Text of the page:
The programs initiated by the Commission were built on the foundation of two decades of commemoration activities. intensified this year by governmental involvement. Given the limited resources of the Commission. the number of activities were restricted to those capable of providing models for future years. Working on its own and in cooperation with several states, communities, and national organizations. the Commission organized the following activities:

1. National Civic Holocaust Commemoration Service in the Capitol Rotunda. President Carter led the leaders of the nation and invited guests in a memorial service that included music from the Holocaust sung by the Atlanta Boy Choir, a Presidential address, remarks by the Vice President, an address by the Chairman of the Commission. a candle-lighting cere mony, and appropriate prayers.

2. In the State of Minnesota. a model for state observances. with the help of the local community and the state leaders, programs included:

a. An exhibit of Holocaust art in the Interchurch Center of Minnesota.

b. A conference and teacher workshop, featuring Professor Raul Hilberg as the keynote speaker and scholar in residence, on 'The Implications of the Holocaust for Western Society.''

c. A state civic ceremony similar to the national ceremony, held in the state capitol with an address by the Governor and a Commissioner.

d. An ecumenical Christian service of commemoration with the partici pation of all major Christian churches.

e. A Jewish service of commemoration with the participation of all the local synagogues of Minneapolis-St. Paul.

f. A series of documentaries and Holocaust films shown statewide on public and network television.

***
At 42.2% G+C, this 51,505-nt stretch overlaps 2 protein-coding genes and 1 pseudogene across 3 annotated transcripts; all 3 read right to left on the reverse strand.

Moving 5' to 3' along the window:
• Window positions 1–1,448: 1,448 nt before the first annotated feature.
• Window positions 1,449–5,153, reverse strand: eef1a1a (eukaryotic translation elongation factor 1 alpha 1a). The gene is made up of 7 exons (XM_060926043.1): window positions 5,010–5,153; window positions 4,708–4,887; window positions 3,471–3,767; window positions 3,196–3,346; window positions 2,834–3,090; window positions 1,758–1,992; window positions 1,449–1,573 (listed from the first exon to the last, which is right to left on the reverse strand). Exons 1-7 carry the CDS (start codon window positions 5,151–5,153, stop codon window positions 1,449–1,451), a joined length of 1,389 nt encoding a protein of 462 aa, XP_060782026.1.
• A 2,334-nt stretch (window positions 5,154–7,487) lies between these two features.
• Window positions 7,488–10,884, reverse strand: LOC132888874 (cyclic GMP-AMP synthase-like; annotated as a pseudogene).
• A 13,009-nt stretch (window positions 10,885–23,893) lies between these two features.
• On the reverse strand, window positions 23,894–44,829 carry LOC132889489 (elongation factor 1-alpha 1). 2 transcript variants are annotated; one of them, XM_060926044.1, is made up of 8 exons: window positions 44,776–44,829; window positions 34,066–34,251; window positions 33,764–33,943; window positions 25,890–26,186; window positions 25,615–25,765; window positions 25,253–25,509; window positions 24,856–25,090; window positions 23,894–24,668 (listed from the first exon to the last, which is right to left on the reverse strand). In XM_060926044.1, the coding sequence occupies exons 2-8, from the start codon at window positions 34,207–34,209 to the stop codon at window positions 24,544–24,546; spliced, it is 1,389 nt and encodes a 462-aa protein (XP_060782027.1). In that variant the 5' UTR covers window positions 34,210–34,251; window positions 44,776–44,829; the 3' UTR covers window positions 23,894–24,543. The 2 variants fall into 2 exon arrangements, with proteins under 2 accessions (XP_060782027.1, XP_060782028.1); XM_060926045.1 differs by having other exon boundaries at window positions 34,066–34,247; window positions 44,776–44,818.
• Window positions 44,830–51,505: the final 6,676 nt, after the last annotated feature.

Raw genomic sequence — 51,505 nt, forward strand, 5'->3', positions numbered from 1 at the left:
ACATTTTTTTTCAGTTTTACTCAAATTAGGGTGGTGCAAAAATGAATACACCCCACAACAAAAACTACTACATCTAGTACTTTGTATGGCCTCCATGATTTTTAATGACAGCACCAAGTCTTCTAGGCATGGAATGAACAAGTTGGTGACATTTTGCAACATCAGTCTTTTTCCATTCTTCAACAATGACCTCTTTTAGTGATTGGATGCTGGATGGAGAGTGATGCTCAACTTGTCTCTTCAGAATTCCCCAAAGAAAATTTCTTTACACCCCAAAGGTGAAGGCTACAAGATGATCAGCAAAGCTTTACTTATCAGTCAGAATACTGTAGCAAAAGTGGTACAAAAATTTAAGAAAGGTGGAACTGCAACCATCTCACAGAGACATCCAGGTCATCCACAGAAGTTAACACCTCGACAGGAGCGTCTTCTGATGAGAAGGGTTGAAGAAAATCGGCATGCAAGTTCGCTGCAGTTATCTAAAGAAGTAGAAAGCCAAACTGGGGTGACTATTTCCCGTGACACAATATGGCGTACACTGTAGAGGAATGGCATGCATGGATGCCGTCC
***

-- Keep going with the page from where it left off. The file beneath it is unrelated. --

3. Other Activities: Similar statewide activities were held in Connecticut and New Jersey with a member of the Commission or its Advisory Board participating in the services at the state capitols.

The Commission also participated in the largest Holocaust commemoration service in North America held annually in New York City, organized by the Warsaw Ghetto Resistance Organization and sponsored by other survivors' organizations. Over 25,000 people attended.

The Commission also joined in a Holocaust commemoration service at the National Cathedral in Washington. D.C.. at which Senator John Danforth, an ordained Episcopal minister, was the guest preacher. A special liturgy and litany were composed for the occasion which was shared with all Episcopal ministers throughout the United States.

As a model for future observances, the Commission has worked with the City of Sommerville, Massachusetts, on a series of commemorative and educational assemblies in its high schools, featuring films and talks by survivors. The Com mission also assisted the National Educational Television network with the selection of appropriate documentary films related to the Holocaust for broad cast throughout the commemorative week.

The Commission's views regarding the Days of Remembrance directly reflect this year's experience. Foremost among its proposals is that these days become a part of the national calendar. The international Holocaust commemoration day falls on the 27th of Nisan by the lunar calendar. a date that never conflicts with either Easter or Passover; the week of Remembrance should begin on the preceding Sabbath.

5. Additional Recommendations

The following recommendations for governmental action are offered by the Commission as appropriate forms of remembering the victims of the Holocaust:

a. Ratification of the Genocide Convention:

The Commission joins with the President of the United States in urging the Senate to ratify the Genocide Convention.